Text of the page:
What New York Needs is a Dose of Common Sense
One of the key lessons that New Yorkers have learned while battling the worldwide pandemic is that the development and distribution of effective medicines and vaccines are essential.
And, this year, public policy debate continues on the merits of state legislation jointly impacting Pharmacy Benefit Managers – known as PBMs – and independently-owned pharmacies. Both of these actors have important roles to play in keeping New Yorkers healthy.
In the past, the debate has been heated, and political points of view clearly delineated. As the state continues to recover from the coronavirus , realizing a middle ground on this contentious issue is pragmatic and appropriate.
The first issue upon which we can all agree upon is appropriate licensure, regulation and transparency for PBMs. PBMs negotiate on behalf of consumers to drive down prescription drug costs. In fact, PBMs have saved the state’s Medicaid program billions in recent years. PBMs cost-savings tools also help employers control their health care costs.
An analysis of the legislation being considered (Senate bill 3762 / Assembly bill 1396). estimates that costs may increase by as much as $28 billion over 10 years. Considering the extraordinary financial impacts caused by the pandemic, it would be irresponsible to enact policies that would further drive up the costs of healthcare.
Second, never before have so many New Yorkers understood the delicate nature of various specialty prescription drugs and biologics. Storing COVID-19 vaccines at certain temperatures are essential to maintain their efficacy. This sort of special handling applies to many delicate and complex medicines used to treat conditions such as cancer, HIV and Hepatitis. In order to ensure quality assurance and patient safety, legislators should also ensure that accreditation standards for specialty pharmacies remain in place.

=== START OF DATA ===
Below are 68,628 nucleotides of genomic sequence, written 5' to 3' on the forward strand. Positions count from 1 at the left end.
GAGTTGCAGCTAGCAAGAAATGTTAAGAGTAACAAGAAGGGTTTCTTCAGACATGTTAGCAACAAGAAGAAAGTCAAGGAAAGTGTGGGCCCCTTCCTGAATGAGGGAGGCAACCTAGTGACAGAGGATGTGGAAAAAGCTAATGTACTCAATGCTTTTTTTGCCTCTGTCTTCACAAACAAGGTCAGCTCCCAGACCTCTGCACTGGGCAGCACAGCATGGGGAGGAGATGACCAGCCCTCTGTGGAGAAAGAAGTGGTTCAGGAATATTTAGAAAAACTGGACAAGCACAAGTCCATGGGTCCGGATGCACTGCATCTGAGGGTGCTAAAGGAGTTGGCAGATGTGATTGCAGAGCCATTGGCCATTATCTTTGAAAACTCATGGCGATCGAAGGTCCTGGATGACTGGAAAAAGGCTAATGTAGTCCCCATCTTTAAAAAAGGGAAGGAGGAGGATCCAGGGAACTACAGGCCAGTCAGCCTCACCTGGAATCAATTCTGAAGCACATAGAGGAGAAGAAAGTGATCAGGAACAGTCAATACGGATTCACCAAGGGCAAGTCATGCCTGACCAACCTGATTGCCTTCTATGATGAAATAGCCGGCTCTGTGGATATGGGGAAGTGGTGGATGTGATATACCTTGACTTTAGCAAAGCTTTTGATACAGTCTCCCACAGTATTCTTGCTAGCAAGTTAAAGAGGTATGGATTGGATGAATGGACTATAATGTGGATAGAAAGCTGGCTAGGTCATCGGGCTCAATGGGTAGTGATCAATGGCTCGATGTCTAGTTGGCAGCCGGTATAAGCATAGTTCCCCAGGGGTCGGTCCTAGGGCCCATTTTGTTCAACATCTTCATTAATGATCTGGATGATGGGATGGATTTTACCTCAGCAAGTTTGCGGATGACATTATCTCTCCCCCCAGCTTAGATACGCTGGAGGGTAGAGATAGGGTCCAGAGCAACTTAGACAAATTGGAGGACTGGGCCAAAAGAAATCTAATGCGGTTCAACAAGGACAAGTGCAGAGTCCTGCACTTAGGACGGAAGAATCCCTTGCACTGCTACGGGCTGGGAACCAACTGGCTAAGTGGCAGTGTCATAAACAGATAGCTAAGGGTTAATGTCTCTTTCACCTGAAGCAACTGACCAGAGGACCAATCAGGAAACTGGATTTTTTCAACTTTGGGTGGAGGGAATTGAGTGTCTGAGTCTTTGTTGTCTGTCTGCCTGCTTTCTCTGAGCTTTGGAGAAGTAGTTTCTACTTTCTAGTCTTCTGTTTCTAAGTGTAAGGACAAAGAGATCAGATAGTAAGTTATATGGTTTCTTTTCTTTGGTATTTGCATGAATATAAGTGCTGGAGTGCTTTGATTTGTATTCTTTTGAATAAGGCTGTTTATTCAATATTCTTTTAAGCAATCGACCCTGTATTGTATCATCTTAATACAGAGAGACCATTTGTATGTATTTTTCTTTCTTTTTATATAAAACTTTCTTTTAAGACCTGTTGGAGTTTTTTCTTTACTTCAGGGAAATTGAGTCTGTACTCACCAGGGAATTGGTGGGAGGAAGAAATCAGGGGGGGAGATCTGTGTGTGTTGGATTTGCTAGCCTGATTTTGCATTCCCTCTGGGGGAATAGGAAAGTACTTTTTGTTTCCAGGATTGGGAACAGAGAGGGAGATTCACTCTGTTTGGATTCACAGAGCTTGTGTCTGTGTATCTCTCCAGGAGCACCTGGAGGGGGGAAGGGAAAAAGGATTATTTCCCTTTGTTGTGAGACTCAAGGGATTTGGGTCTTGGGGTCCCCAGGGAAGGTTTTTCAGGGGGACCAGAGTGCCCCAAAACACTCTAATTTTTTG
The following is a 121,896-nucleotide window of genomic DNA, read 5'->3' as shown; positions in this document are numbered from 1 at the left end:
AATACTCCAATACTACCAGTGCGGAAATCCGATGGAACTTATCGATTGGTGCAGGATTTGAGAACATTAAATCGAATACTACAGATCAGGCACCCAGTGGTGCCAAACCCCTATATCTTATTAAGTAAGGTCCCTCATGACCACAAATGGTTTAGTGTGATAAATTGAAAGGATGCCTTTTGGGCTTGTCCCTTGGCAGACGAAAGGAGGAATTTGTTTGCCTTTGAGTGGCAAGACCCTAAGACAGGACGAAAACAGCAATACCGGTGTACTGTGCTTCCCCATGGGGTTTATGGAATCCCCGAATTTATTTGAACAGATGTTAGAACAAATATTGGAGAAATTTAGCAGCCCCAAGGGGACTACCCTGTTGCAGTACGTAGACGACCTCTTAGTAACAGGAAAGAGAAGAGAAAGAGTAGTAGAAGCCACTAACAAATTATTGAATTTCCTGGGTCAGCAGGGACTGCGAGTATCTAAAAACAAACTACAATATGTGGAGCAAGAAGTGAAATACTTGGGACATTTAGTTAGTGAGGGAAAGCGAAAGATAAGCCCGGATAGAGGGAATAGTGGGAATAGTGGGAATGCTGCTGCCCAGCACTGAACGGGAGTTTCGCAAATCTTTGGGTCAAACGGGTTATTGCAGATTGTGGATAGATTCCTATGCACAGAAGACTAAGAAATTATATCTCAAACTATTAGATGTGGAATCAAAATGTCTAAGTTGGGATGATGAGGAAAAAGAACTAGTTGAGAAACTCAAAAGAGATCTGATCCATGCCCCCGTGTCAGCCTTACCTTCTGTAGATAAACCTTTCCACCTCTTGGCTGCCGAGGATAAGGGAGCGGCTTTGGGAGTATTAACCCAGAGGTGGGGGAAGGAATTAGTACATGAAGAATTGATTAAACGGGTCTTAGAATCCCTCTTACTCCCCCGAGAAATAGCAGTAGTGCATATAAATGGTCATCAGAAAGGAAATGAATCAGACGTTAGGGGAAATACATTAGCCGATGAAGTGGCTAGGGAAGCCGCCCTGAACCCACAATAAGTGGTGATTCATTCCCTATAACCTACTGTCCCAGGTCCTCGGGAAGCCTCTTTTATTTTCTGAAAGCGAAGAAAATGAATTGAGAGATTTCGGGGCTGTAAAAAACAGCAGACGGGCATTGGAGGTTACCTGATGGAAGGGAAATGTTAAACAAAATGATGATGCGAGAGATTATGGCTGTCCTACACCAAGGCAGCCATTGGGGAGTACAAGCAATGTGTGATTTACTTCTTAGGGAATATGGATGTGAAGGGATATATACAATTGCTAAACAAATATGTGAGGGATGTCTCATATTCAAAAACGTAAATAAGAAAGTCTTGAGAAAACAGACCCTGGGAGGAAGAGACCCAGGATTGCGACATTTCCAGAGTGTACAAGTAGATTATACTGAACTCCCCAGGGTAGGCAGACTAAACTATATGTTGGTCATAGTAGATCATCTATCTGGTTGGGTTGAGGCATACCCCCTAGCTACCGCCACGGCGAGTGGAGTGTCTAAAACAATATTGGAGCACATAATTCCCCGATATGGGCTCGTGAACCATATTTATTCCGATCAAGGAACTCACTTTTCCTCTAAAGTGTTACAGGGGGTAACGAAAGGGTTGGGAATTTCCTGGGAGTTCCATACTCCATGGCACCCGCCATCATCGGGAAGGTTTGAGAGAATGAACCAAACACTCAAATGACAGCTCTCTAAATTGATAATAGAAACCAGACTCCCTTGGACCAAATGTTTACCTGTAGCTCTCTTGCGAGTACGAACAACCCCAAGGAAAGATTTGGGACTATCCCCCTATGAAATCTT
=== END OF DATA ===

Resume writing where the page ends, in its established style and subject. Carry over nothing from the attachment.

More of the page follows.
Lastly, millions of consumers have benefited from the availability of life-saving pharmaceuticals that were sent by mail when various curfews, travel restrictions and stay-at-home orders were in place. This critical service should not be restricted or eliminated. Among the additional benefits of mail-order pharmacy plans is the comfort in knowing safe guards are in place to minimize incidents of fraud in the Medicaid system. The New York State Attorney General indicates that among the significant components of Medicaid fraud is misuse or abuse of the pharmaceutical system.
As this year’s legislative session comes to a close, special interests are advocating for a take it or leave it posture when it comes to PBMs. This approach will not serve us well in the long run.
Moving forward, our leaders in Albany should seek solutions based on a reliable and practical policies that will not cause harm to patients, employers and taxpayers.
Lev Ginsburg is Senior Director of Government Affairs at The Business Council.